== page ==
January 25, 2023

4 Reasons Teamwork Is Hard to Build at Work

Jacob Lund/Adobe Stock

It is too easy to explain away why today’s workforce seemingly disregards the value of joining something larger and making personal sacrifices for the greater good. After all, “Question Authority!” has been a hackneyed cliché for longer than it has been a true slogan.

But the question of teamwork is not going away in the workplace. There are four reasons why it is so difficult to build.

1. People today think more like customers than players.

Yes. They know that their employer is the one paying them. But still, they look at their relationship with any established institution, no matter how small or how large, and they think, “What do you have for me? And what currency do I need to use to get what I want or need from you?”

Most workers are grateful to have a source of income and maybe some benefits. They are grateful to be accepted, validated, and wanted. They are grateful to have access to a hub of resources from which to acquire experience, training, and networking, a place to be that has computers, phones, and bathrooms, and maybe a kitchen, gym, and some office supplies. They are grateful for the future doors that might be opened by this current job. But let’s not get carried away. It’s not like they are likely to be here for a long time, anyway.

Most people today realize they are much less likely than those of prior generations to have long-term uninterrupted careers with one organization. They are less likely to be exclusively employed by one organization at any given time, work full-time, or work on-site. They are also less likely to trust the “system” or organization to take care of them and thus less likely to show what looks like loyalty—a desire to belong, deference to authority, willingness to make short-term sacrifices for the good of the whole, and an eagerness to contribute regardless of credit or rewards.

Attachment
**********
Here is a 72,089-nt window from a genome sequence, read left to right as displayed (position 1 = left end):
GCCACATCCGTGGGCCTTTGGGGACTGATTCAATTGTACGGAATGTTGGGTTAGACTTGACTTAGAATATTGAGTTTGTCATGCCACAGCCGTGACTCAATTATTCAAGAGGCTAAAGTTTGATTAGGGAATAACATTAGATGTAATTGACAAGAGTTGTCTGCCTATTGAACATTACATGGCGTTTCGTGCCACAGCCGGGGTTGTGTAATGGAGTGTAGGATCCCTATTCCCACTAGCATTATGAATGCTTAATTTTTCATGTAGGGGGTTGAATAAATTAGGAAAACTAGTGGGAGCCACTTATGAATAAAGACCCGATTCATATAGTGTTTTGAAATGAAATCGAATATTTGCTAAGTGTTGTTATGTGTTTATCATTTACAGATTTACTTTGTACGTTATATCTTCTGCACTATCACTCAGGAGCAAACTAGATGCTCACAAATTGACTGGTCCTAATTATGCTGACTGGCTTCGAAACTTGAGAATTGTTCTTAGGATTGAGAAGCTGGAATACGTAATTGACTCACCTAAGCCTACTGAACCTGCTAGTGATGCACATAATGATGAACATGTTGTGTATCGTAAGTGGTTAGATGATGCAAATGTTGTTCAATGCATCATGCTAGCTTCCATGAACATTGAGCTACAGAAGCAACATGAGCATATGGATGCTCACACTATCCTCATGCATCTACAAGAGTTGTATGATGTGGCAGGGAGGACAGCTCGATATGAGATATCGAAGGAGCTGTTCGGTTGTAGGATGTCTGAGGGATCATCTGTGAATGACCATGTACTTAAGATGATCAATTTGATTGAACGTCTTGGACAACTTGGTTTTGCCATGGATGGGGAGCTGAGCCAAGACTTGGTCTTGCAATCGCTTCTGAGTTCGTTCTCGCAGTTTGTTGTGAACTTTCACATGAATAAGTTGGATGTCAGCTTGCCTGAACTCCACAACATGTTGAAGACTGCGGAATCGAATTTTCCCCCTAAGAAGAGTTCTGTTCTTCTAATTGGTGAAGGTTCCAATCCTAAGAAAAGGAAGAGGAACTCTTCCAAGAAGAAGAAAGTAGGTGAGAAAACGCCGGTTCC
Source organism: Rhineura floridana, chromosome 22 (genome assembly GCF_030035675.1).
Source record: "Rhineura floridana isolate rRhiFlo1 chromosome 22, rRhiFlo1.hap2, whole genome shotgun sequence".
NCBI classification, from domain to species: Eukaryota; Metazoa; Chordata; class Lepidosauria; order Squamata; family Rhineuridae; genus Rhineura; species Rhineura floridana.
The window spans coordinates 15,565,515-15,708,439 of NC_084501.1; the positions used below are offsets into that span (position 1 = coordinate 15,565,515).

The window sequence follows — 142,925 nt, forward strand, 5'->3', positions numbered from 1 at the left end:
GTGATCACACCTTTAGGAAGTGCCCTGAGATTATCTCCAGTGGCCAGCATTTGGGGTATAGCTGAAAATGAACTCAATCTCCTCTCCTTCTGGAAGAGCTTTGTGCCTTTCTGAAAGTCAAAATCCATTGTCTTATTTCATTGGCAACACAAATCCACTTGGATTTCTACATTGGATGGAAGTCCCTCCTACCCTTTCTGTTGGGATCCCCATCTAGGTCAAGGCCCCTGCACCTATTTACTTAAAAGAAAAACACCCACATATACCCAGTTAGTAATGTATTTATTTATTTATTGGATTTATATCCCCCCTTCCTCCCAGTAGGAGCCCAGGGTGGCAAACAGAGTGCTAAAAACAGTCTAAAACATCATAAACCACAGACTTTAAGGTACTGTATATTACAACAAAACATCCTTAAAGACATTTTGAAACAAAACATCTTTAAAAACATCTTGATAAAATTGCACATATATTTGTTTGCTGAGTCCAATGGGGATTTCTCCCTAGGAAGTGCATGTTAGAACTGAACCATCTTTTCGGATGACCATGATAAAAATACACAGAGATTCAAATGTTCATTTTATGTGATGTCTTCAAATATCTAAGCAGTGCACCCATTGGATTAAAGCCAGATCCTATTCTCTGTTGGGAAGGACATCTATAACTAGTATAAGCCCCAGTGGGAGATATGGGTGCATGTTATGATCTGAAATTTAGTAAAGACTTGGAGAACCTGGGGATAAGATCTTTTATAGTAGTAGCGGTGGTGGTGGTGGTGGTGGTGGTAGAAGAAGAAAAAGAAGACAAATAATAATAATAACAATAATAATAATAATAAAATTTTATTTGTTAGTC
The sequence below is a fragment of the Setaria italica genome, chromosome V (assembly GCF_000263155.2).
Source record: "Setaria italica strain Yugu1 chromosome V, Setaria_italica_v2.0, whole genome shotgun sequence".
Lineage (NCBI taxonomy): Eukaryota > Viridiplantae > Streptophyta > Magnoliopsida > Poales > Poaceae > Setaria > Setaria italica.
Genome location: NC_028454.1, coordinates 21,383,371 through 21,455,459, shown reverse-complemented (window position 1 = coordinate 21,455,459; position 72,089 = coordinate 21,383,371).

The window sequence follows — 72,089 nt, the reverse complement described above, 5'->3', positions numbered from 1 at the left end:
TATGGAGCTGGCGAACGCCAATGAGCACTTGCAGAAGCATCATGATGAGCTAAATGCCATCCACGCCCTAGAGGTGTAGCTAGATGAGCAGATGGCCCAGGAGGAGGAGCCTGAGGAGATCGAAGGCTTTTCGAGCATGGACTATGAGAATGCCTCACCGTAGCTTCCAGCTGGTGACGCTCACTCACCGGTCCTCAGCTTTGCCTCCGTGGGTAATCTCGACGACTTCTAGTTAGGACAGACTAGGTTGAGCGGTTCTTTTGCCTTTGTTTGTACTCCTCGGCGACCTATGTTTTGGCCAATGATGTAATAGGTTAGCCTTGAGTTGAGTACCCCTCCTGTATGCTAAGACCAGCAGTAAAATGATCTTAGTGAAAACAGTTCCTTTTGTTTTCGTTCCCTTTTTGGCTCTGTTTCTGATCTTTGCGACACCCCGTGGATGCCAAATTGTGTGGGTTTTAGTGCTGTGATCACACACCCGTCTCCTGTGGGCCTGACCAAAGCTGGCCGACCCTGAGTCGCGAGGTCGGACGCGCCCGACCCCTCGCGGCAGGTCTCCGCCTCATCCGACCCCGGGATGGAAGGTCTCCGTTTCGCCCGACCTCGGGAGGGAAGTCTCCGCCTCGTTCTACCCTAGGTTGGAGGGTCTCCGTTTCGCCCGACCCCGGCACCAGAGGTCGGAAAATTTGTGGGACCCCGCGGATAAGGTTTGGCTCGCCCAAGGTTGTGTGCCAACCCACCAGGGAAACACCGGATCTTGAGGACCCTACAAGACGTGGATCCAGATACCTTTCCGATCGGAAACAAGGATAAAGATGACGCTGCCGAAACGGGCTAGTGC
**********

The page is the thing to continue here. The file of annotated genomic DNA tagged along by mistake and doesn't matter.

2. How workers think about their relationships with lateral coworkers is changing.

These relationships involve a high degree of interdependency in pursuit of concrete goals every step of the way, and the stakes are high. Adults are in the workplace to earn their livelihoods. There are lots of opportunities to disappoint and/or be disappointed.

3. How people look at individuals in positions of authority is changing.

Once again, they think like customers—in this case, specifically, your customer. Workers do not typically look at other people in the workplace trying to figure out “their proper place” in the context—i.e., how they can adapt in order to “fit in” with others who clearly have longstanding relationships and a well-established course of dealing. Instead, they look at you—and everyone else in the room—and think, “I wonder what role you might play in this chapter of my life story?”

4. Nobody is expecting to follow the old-fashioned career path anymore.

Why should workers take the trouble to adapt to one company’s approach to how they should manage themselves when they won’t even be there that long? They think, “Seriously, what am I supposed to do? Adapt my schedule, work habits, style, and attitude for every new job?” Even if they could be convinced to adapt for an employer eventually, they are very unlikely to be ready to do it from the get-go; certainly not early in their first or second real job.

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